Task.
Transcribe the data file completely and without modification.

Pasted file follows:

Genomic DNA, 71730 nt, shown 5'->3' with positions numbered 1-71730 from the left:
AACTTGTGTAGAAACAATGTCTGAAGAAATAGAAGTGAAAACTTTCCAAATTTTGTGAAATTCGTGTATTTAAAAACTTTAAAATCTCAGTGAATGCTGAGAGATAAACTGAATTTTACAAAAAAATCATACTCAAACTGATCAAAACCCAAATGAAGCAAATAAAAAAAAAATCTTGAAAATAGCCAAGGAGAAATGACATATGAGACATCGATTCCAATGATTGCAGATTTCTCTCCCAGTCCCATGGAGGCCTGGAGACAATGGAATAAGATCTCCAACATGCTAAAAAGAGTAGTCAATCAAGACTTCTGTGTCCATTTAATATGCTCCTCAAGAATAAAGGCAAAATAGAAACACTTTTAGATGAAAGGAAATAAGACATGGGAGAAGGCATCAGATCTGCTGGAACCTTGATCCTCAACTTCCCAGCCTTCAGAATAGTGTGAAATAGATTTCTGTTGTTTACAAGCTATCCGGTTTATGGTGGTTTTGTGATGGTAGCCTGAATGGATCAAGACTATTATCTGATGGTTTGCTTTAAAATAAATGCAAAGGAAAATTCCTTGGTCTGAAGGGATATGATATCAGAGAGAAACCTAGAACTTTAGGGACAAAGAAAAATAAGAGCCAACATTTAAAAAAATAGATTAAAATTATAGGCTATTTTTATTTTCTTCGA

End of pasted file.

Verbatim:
Genomic DNA, 71730 nt, shown 5'->3' with positions numbered 1-71730 from the left:
AACTTGTGTAGAAACAATGTCTGAAGAAATAGAAGTGAAAACTTTCCAAATTTTGTGAAATTCGTGTATTTAAAAACTTTAAAATCTCAGTGAATGCTGAGAGATAAACTGAATTTTACAAAAAAATCATACTCAAACTGATCAAAACCCAAATGAAGCAAATAAAAAAAAAATCTTGAAAATAGCCAAGGAGAAATGACATATGAGACATCGATTCCAATGATTGCAGATTTCTCTCCCAGTCCCATGGAGGCCTGGAGACAATGGAATAAGATCTCCAACATGCTAAAAAGAGTAGTCAATCAAGACTTCTGTGTCCATTTAATATGCTCCTCAAGAATAAAGGCAAAATAGAAACACTTTTAGATGAAAGGAAATAAGACATGGGAGAAGGCATCAGATCTGCTGGAACCTTGATCCTCAACTTCCCAGCCTTCAGAATAGTGTGAAATAGATTTCTGTTGTTTACAAGCTATCCGGTTTATGGTGGTTTTGTGATGGTAGCCTGAATGGATCAAGACTATTATCTGATGGTTTGCTTTAAAATAAATGCAAAGGAAAATTCCTTGGTCTGAAGGGATATGATATCAGAGAGAAACCTAGAACTTTAGGGACAAAGAAAAATAAGAGCCAACATTTAAAAAAATAGATTAAAATTATAGGCTATTTTTATTTTCTTCGA